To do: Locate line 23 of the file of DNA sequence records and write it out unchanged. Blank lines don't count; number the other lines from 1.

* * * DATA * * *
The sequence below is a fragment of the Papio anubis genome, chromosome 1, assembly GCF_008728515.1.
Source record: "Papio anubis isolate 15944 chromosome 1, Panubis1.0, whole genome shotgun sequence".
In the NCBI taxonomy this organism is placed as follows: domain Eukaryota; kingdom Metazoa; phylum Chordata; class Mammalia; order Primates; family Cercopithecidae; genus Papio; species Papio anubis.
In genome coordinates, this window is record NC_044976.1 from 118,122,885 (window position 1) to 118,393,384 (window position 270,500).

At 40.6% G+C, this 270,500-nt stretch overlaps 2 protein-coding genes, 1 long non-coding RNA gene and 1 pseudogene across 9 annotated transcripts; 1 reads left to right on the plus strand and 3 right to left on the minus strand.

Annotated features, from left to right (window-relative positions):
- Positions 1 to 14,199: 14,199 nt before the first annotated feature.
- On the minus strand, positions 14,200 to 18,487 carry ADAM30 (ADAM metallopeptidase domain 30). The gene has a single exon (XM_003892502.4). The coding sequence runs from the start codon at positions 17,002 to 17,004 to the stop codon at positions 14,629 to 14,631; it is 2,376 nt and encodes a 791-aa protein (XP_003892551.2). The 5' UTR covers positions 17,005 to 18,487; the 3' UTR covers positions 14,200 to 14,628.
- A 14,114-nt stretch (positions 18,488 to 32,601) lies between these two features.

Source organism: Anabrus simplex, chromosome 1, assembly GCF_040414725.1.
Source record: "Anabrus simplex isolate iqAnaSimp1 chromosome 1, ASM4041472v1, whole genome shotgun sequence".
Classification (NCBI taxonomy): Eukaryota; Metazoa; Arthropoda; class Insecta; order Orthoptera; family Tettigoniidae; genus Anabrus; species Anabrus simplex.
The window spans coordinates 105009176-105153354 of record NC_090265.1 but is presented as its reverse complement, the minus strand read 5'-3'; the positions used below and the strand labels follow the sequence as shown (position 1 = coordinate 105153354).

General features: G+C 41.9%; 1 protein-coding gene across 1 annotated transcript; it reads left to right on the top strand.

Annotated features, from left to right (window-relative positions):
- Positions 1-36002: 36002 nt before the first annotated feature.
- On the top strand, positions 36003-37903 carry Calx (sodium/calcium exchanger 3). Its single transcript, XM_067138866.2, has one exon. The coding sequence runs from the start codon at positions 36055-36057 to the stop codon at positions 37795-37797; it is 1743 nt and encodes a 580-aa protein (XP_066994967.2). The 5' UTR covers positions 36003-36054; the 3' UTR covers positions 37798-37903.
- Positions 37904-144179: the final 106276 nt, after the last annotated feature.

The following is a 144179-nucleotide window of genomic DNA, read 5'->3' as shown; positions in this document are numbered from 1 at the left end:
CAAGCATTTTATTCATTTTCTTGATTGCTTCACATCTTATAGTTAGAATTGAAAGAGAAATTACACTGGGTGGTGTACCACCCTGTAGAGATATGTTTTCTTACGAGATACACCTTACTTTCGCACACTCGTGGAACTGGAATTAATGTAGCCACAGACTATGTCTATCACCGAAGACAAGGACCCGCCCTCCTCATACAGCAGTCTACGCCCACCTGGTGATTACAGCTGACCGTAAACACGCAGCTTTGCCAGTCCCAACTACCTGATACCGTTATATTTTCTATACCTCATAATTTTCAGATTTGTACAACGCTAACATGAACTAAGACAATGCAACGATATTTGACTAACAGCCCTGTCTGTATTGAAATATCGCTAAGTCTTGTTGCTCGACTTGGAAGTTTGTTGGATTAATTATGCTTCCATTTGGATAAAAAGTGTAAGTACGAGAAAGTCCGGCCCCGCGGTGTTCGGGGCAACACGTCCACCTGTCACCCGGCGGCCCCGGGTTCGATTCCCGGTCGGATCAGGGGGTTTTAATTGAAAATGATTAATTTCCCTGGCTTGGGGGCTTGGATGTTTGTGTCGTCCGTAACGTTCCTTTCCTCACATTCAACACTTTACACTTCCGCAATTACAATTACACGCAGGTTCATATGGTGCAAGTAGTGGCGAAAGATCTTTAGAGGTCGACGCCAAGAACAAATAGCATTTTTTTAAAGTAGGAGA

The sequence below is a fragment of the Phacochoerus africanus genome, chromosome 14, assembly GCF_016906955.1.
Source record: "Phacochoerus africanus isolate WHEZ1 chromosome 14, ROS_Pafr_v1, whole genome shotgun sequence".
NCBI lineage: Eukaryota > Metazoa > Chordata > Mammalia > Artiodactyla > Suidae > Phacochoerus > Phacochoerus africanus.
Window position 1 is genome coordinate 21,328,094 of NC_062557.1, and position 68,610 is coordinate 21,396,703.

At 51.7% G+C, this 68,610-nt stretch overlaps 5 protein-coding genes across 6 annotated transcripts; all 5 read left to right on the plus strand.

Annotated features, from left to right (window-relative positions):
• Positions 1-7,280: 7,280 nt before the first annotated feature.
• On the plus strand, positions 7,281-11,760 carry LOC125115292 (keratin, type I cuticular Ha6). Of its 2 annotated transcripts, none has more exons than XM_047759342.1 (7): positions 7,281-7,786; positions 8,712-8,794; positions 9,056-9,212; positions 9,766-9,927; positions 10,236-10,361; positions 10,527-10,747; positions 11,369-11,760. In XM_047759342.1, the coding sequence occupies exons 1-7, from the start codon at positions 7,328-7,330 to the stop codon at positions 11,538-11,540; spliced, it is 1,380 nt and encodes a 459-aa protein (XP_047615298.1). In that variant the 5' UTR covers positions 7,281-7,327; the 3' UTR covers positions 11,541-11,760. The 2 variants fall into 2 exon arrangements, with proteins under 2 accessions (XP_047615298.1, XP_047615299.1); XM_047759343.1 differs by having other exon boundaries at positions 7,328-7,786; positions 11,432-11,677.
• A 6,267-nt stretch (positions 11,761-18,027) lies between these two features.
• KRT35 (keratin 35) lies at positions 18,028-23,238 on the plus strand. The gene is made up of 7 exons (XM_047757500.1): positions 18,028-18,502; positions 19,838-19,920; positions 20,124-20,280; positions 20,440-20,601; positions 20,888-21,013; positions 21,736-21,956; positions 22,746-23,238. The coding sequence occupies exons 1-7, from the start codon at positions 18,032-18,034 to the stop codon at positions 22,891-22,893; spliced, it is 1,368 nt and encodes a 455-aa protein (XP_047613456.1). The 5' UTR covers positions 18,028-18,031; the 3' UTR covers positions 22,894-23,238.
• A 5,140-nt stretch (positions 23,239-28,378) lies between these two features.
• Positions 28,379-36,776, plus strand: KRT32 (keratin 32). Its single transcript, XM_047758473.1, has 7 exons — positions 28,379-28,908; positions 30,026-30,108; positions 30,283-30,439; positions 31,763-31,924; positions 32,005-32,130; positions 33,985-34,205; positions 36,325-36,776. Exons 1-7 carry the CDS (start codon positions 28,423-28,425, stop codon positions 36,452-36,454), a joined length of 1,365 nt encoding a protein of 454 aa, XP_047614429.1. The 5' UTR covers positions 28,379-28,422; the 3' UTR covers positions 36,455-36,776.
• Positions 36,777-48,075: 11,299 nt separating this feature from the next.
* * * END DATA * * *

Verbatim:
NCBI lineage: Eukaryota > Metazoa > Chordata > Mammalia > Artiodactyla > Suidae > Phacochoerus > Phacochoerus africanus.